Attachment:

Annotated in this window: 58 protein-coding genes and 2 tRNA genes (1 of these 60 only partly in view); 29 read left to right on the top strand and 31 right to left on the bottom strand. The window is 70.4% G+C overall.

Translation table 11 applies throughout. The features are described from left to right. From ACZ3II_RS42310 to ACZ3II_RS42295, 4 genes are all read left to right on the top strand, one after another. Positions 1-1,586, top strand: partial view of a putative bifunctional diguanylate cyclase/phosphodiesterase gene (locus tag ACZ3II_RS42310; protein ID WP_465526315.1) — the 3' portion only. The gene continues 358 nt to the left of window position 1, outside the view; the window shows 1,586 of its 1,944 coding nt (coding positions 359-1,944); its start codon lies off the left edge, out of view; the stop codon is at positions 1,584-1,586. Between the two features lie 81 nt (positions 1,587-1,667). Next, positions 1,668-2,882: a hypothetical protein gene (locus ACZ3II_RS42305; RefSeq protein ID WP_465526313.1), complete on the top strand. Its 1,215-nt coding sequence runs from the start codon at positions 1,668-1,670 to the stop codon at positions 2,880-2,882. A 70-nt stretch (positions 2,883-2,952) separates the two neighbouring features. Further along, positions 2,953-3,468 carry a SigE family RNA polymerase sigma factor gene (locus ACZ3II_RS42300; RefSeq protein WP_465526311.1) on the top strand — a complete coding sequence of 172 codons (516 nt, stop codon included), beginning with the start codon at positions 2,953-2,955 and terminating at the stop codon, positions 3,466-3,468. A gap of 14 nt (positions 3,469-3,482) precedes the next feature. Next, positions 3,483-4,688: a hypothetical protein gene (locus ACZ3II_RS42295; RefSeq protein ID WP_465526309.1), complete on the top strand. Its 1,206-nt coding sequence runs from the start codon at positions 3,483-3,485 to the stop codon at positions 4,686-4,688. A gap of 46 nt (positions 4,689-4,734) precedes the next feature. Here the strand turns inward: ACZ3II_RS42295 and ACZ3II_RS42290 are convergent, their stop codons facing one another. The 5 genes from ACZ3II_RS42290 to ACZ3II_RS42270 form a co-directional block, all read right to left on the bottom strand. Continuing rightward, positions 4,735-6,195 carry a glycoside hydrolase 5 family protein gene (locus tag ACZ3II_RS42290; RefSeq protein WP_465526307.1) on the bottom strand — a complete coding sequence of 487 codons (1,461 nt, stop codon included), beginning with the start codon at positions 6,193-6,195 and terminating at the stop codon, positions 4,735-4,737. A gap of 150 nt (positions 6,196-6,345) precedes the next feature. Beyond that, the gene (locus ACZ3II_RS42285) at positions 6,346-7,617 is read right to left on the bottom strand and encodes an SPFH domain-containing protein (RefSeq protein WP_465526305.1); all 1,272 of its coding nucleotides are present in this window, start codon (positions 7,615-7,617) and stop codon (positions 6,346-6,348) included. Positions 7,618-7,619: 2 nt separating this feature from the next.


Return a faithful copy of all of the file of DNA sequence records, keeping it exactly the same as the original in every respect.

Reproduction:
Annotated in this window: 58 protein-coding genes and 2 tRNA genes (1 of these 60 only partly in view); 29 read left to right on the top strand and 31 right to left on the bottom strand. The window is 70.4% G+C overall.

Translation table 11 applies throughout. The features are described from left to right. From ACZ3II_RS42310 to ACZ3II_RS42295, 4 genes are all read left to right on the top strand, one after another. Positions 1-1,586, top strand: partial view of a putative bifunctional diguanylate cyclase/phosphodiesterase gene (locus tag ACZ3II_RS42310; protein ID WP_465526315.1) — the 3' portion only. The gene continues 358 nt to the left of window position 1, outside the view; the window shows 1,586 of its 1,944 coding nt (coding positions 359-1,944); its start codon lies off the left edge, out of view; the stop codon is at positions 1,584-1,586. Between the two features lie 81 nt (positions 1,587-1,667). Next, positions 1,668-2,882: a hypothetical protein gene (locus ACZ3II_RS42305; RefSeq protein ID WP_465526313.1), complete on the top strand. Its 1,215-nt coding sequence runs from the start codon at positions 1,668-1,670 to the stop codon at positions 2,880-2,882. A 70-nt stretch (positions 2,883-2,952) separates the two neighbouring features. Further along, positions 2,953-3,468 carry a SigE family RNA polymerase sigma factor gene (locus ACZ3II_RS42300; RefSeq protein WP_465526311.1) on the top strand — a complete coding sequence of 172 codons (516 nt, stop codon included), beginning with the start codon at positions 2,953-2,955 and terminating at the stop codon, positions 3,466-3,468. A gap of 14 nt (positions 3,469-3,482) precedes the next feature. Next, positions 3,483-4,688: a hypothetical protein gene (locus ACZ3II_RS42295; RefSeq protein ID WP_465526309.1), complete on the top strand. Its 1,206-nt coding sequence runs from the start codon at positions 3,483-3,485 to the stop codon at positions 4,686-4,688. A gap of 46 nt (positions 4,689-4,734) precedes the next feature. Here the strand turns inward: ACZ3II_RS42295 and ACZ3II_RS42290 are convergent, their stop codons facing one another. The 5 genes from ACZ3II_RS42290 to ACZ3II_RS42270 form a co-directional block, all read right to left on the bottom strand. Continuing rightward, positions 4,735-6,195 carry a glycoside hydrolase 5 family protein gene (locus tag ACZ3II_RS42290; RefSeq protein WP_465526307.1) on the bottom strand — a complete coding sequence of 487 codons (1,461 nt, stop codon included), beginning with the start codon at positions 6,193-6,195 and terminating at the stop codon, positions 4,735-4,737. A gap of 150 nt (positions 6,196-6,345) precedes the next feature. Beyond that, the gene (locus ACZ3II_RS42285) at positions 6,346-7,617 is read right to left on the bottom strand and encodes an SPFH domain-containing protein (RefSeq protein WP_465526305.1); all 1,272 of its coding nucleotides are present in this window, start codon (positions 7,615-7,617) and stop codon (positions 6,346-6,348) included. Positions 7,618-7,619: 2 nt separating this feature from the next.